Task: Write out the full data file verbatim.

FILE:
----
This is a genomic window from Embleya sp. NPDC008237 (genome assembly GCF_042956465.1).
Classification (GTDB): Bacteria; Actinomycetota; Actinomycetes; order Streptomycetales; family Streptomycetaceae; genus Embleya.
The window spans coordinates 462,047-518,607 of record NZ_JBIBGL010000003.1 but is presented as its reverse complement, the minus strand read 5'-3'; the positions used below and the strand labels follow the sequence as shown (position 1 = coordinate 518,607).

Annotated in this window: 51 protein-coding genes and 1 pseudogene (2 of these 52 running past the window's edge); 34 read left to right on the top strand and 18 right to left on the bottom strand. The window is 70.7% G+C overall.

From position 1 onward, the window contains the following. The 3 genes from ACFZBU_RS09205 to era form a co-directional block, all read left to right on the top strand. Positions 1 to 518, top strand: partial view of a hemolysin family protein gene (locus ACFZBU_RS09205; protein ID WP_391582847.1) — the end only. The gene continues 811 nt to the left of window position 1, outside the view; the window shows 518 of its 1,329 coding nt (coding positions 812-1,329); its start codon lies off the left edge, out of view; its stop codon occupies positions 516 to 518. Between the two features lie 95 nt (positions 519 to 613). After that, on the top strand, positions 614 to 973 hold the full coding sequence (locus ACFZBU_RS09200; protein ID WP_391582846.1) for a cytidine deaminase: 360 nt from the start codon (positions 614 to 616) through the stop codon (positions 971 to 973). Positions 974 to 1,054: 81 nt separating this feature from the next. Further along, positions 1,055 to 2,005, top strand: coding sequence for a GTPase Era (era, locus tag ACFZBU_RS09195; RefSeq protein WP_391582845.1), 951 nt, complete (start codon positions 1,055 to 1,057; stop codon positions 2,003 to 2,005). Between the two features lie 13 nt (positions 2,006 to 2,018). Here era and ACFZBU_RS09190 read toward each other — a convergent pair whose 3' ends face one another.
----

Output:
This is a genomic window from Embleya sp. NPDC008237 (genome assembly GCF_042956465.1).
Classification (GTDB): Bacteria; Actinomycetota; Actinomycetes; order Streptomycetales; family Streptomycetaceae; genus Embleya.
The window spans coordinates 462,047-518,607 of record NZ_JBIBGL010000003.1 but is presented as its reverse complement, the minus strand read 5'-3'; the positions used below and the strand labels follow the sequence as shown (position 1 = coordinate 518,607).

Annotated in this window: 51 protein-coding genes and 1 pseudogene (2 of these 52 running past the window's edge); 34 read left to right on the top strand and 18 right to left on the bottom strand. The window is 70.7% G+C overall.

From position 1 onward, the window contains the following. The 3 genes from ACFZBU_RS09205 to era form a co-directional block, all read left to right on the top strand. Positions 1 to 518, top strand: partial view of a hemolysin family protein gene (locus ACFZBU_RS09205; protein ID WP_391582847.1) — the end only. The gene continues 811 nt to the left of window position 1, outside the view; the window shows 518 of its 1,329 coding nt (coding positions 812-1,329); its start codon lies off the left edge, out of view; its stop codon occupies positions 516 to 518. Between the two features lie 95 nt (positions 519 to 613). After that, on the top strand, positions 614 to 973 hold the full coding sequence (locus ACFZBU_RS09200; protein ID WP_391582846.1) for a cytidine deaminase: 360 nt from the start codon (positions 614 to 616) through the stop codon (positions 971 to 973). Positions 974 to 1,054: 81 nt separating this feature from the next. Further along, positions 1,055 to 2,005, top strand: coding sequence for a GTPase Era (era, locus tag ACFZBU_RS09195; RefSeq protein WP_391582845.1), 951 nt, complete (start codon positions 1,055 to 1,057; stop codon positions 2,003 to 2,005). Between the two features lie 13 nt (positions 2,006 to 2,018). Here era and ACFZBU_RS09190 read toward each other — a convergent pair whose 3' ends face one another.